Petrus 1952 Pomerol

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€ 845,00

Chateau Petrus 1952 Vandermeulen

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  • Chateau Petrus 1952 Vandermeulen
  • Chateau Petrus 1952 Vandermeulen
  • Chateau Petrus 1952 Vandermeulen
  • Chateau Petrus 1952 Vandermeulen
  • Chateau Petrus 1952 Vandermeulen

One bottle of the most magical wine from Bordeaux, Petrus from the 1952 vintage bottled by VanderMeulen who has an excellent reputation.

Bottle has been stored in perfect conditions since removal from a cold belgium wine cellar where it had been stored for more than 45 years.

Tasting note:

"Great evolution in terms of colour. Still showing ripe fruit, herbal and minty notes as well as hints of milk chocolate, quite sweet. Impressive length." 92 points CellarTracker 2014



Although Pétrus has been around since the 18th century, it was not included in France's 1855 classification, which did not rank the wines of the right bank of Bordeaux, including Pomerol. It was only with the great 1945 vintage that Pétrus began to emerge from obscurity. In that year Jean-Pierre Moueix took over the sole distribution of Pétrus on behalf of the Loubat family, who owned it. The Moueix family would eventually take possession of the estate and make it the most hallowed name in Bordeaux.

The growing fame of Pétrus would eventually raise the profile of Pomerol, the village on the right bank of the Garonne River made up of small estates. As in neighboring St. Émilion, the wines of Pomerol are largely composed of Merlot, which ripens earlier on the vine and develops earlier in the bottle than Cabernet Sauvignon, the predominant variety on the Left Bank. The large Merlot component tends to make the wines of Pomerol fleshier and more opulent than those of Paulliac or St. Julien. While wines like Latour and Mouton are virtually undrinkable before their 20th birthdays, Pétrus can blossom much earlier. This helped to make it popular, first in Belgium and England in the 1950s, and later in the U.S.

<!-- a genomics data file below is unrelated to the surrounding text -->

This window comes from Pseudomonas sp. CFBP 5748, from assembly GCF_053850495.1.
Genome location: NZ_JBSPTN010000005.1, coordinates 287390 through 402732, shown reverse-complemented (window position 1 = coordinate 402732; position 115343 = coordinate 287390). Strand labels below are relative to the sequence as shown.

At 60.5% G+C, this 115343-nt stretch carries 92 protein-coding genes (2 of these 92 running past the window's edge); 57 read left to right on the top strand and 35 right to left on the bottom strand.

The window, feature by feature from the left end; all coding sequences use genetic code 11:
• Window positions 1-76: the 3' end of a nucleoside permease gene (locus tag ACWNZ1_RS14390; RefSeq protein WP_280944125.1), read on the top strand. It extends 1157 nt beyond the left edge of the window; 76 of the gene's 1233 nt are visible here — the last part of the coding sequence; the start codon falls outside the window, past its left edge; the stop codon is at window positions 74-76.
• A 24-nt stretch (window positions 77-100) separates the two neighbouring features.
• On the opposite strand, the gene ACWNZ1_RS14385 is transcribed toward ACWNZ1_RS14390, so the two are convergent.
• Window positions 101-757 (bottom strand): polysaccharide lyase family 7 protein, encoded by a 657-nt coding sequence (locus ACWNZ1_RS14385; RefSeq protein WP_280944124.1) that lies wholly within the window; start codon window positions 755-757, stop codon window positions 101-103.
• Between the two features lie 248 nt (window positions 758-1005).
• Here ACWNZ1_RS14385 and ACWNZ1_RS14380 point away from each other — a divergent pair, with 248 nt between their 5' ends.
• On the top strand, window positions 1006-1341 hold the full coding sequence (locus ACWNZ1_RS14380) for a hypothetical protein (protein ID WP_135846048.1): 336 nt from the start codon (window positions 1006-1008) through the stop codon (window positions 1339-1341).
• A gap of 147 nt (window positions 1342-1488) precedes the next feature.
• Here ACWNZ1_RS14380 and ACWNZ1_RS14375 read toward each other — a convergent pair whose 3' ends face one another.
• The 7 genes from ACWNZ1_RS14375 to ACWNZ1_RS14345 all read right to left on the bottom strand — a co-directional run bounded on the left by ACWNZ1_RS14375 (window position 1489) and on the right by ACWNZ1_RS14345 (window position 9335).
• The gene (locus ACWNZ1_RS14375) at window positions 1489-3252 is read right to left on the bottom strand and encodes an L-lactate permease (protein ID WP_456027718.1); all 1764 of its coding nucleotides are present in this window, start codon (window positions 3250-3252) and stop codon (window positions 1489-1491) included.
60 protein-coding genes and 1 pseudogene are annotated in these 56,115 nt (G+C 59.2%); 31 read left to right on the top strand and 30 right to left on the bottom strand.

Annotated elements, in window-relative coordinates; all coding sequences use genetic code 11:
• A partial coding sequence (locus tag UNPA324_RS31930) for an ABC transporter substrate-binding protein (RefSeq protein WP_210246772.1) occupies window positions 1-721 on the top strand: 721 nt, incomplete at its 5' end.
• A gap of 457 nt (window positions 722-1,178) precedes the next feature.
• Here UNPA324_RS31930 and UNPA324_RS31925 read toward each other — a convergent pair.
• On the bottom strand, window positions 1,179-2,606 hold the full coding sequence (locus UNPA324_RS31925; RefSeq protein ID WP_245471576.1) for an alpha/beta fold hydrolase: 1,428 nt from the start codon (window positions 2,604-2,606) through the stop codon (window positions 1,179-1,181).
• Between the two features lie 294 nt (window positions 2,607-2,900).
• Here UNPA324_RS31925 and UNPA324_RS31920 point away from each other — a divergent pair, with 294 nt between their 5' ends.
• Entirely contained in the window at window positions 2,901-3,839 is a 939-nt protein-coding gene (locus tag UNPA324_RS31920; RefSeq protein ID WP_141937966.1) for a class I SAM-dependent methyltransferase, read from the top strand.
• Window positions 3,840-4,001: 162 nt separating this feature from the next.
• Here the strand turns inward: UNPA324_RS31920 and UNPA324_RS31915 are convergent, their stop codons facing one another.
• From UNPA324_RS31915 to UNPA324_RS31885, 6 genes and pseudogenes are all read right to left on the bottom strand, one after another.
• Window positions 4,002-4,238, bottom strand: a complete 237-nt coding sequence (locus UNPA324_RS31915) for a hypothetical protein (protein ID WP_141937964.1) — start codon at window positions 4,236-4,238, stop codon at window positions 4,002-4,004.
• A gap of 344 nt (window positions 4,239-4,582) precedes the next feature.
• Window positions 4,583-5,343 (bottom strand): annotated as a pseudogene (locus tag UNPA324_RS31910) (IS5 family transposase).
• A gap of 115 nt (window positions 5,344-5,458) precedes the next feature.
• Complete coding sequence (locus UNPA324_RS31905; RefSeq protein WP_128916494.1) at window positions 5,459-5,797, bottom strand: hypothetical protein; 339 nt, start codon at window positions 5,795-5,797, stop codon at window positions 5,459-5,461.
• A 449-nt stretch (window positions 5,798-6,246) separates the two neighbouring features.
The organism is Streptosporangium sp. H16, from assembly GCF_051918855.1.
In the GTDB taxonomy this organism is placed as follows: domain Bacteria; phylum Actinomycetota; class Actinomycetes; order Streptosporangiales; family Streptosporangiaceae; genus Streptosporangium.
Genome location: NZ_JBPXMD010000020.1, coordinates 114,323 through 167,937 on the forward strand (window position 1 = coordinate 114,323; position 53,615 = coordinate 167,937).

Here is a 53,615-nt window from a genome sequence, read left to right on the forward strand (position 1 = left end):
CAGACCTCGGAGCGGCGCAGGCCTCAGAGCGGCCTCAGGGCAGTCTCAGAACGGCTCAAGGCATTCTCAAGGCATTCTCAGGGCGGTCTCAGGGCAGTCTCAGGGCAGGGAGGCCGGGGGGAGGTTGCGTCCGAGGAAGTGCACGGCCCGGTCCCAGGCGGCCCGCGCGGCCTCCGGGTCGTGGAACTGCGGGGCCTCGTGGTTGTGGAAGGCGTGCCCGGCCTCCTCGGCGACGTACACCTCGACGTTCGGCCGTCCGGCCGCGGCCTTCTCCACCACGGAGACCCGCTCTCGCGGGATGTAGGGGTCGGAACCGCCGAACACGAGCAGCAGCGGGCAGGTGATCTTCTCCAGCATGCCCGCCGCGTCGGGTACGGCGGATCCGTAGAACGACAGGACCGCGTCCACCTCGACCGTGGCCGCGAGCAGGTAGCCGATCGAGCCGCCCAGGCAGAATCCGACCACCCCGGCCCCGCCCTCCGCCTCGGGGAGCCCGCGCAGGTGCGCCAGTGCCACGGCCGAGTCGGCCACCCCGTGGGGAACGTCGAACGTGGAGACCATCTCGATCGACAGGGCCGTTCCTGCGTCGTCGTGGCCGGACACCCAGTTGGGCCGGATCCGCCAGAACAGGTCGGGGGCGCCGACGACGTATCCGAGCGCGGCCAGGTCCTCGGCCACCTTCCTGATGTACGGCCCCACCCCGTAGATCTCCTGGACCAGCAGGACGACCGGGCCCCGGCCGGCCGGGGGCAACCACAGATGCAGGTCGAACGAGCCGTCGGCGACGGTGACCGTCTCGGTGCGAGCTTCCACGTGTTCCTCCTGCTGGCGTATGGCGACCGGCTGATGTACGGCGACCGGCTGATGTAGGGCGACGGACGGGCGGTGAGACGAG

The Vines & Wines

The Petrus vineyard is noted for its rich, dark clay soils, less gravelly than that in some neighbouring estates such as La Fleur-Pétrus, Cheval Blanc and Figeac. These soils sit on the Petrus boutonnière (or Petrus button), a mound 40 metres above sea level; rather a modest rise, you might say, but the highest point in the appellation nevertheless. Underneath there is a thick seam of iron-rich subsoil known as crasse de fer which characterises some Pomerol vineyards such as Taillefer, where it even contributes to the name. The button though is a rich blue clay, the surrounding soils a more gravelly although still clay-rich soil. It is these soils that make Petrus what it is; although they extend over some of the neighbouring properties, at Petrus this clay covers pretty much the entire vineyard. Merlot is suited to clay of course, but there is more to it than that; the slope allows rainwater to run off when wet weather dominates, but the deeper, moisture-rich layers protect the vines in times of drought.